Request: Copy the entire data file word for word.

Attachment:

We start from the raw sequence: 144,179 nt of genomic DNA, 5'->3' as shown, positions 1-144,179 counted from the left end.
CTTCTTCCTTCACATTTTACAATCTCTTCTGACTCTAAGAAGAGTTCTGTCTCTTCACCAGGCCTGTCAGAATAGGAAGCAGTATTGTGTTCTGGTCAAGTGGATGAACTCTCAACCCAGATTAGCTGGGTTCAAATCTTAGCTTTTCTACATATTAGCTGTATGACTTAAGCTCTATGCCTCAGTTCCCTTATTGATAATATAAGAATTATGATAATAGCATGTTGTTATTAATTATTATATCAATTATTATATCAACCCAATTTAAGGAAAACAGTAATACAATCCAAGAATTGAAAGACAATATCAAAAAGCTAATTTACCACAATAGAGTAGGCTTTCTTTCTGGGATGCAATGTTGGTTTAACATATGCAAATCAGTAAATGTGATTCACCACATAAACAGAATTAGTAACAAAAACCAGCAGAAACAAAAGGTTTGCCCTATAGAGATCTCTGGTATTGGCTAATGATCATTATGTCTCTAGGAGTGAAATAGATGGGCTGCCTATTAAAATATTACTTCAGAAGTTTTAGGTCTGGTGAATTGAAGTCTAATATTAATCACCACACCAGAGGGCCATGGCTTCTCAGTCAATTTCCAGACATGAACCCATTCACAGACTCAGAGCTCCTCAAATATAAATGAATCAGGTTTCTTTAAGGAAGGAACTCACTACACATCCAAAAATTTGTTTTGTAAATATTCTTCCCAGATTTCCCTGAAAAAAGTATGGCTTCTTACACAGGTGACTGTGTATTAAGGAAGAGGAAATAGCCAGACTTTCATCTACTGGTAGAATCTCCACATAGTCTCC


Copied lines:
We start from the raw sequence: 144,179 nt of genomic DNA, 5'->3' as shown, positions 1-144,179 counted from the left end.
CTTCTTCCTTCACATTTTACAATCTCTTCTGACTCTAAGAAGAGTTCTGTCTCTTCACCAGGCCTGTCAGAATAGGAAGCAGTATTGTGTTCTGGTCAAGTGGATGAACTCTCAACCCAGATTAGCTGGGTTCAAATCTTAGCTTTTCTACATATTAGCTGTATGACTTAAGCTCTATGCCTCAGTTCCCTTATTGATAATATAAGAATTATGATAATAGCATGTTGTTATTAATTATTATATCAATTATTATATCAACCCAATTTAAGGAAAACAGTAATACAATCCAAGAATTGAAAGACAATATCAAAAAGCTAATTTACCACAATAGAGTAGGCTTTCTTTCTGGGATGCAATGTTGGTTTAACATATGCAAATCAGTAAATGTGATTCACCACATAAACAGAATTAGTAACAAAAACCAGCAGAAACAAAAGGTTTGCCCTATAGAGATCTCTGGTATTGGCTAATGATCATTATGTCTCTAGGAGTGAAATAGATGGGCTGCCTATTAAAATATTACTTCAGAAGTTTTAGGTCTGGTGAATTGAAGTCTAATATTAATCACCACACCAGAGGGCCATGGCTTCTCAGTCAATTTCCAGACATGAACCCATTCACAGACTCAGAGCTCCTCAAATATAAATGAATCAGGTTTCTTTAAGGAAGGAACTCACTACACATCCAAAAATTTGTTTTGTAAATATTCTTCCCAGATTTCCCTGAAAAAAGTATGGCTTCTTACACAGGTGACTGTGTATTAAGGAAGAGGAAATAGCCAGACTTTCATCTACTGGTAGAATCTCCACATAGTCTCC